Imagine a company whose processes are mostly digitalized. The processes are efficient and highly productive, and the management is satisfied. One morning, however, the company is hit by a cyber attack. Shocked, the company discovers that it lacks plans and measures on how to quickly resume regular operations. The company descends into chaos and an operational standstill ensues.
Thoughtful business continuity management could have remedied this situation. But what exactly does business continuity management mean?
Business continuity in general describes all the plans, measures and processes that are intended to maintain a company's operations in the event of an incident and to ensure that operations can be resumed as quickly and smoothly as possible in the event of a failure. Business continuity management refers to a holistic process and the management of proactive, strategic and reactive considerations and measures that are intended to protect an entire company, and IT in particular, from the risks already mentioned.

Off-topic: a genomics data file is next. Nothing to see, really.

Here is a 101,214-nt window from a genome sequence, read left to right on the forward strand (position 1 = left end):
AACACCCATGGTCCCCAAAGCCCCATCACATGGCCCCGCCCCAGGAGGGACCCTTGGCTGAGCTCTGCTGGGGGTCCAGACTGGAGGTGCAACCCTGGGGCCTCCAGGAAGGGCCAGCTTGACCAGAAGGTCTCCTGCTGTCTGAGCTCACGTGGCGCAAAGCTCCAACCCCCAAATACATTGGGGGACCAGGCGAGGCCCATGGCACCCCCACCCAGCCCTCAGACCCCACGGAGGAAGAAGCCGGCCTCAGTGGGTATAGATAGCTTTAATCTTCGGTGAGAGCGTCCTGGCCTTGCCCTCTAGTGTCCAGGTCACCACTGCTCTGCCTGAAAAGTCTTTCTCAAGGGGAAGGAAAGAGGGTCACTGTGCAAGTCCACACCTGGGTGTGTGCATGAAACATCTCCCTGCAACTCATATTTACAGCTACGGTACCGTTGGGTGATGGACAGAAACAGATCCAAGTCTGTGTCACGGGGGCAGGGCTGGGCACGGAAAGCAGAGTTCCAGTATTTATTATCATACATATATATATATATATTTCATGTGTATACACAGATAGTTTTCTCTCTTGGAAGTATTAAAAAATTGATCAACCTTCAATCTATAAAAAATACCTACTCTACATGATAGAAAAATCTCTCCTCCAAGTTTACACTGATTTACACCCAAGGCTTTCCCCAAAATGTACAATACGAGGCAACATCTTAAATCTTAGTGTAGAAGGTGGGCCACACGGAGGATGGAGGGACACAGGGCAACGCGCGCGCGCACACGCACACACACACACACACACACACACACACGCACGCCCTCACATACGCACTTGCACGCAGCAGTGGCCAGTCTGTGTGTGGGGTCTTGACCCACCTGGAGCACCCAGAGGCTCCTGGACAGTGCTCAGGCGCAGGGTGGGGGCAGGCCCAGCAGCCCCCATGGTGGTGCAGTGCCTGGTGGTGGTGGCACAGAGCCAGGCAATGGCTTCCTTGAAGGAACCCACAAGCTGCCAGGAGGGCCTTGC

Business Continuity Management is a complex area that also deals with the sub-areas of Disaster Recovery and High Availability. A business impact analysis is an important tool for approaching business continuity management strategically. If a disruptive event occurs in the form of a hacker attack, natural disaster or similar, five different phases usually take effect, which have been developed as part of an emergency concept (Business Continuity Plan) developed in Business Continuity Management:
1. Immediate measures
2. Restart of emergency operations
3. Emergency operation
4. Restoration of normal operation
Companies should regularly put their business continuity to the test during tests and constantly optimize it.
With our Libelle BusinessShadow® solution for disaster recovery and high availability, you can mirror SAP® landscapes and other application systems with a time delay. Your company is thus protected not only against the consequences of hardware and application errors, but also against the consequences of natural hazards, sabotage or data loss due to human error.
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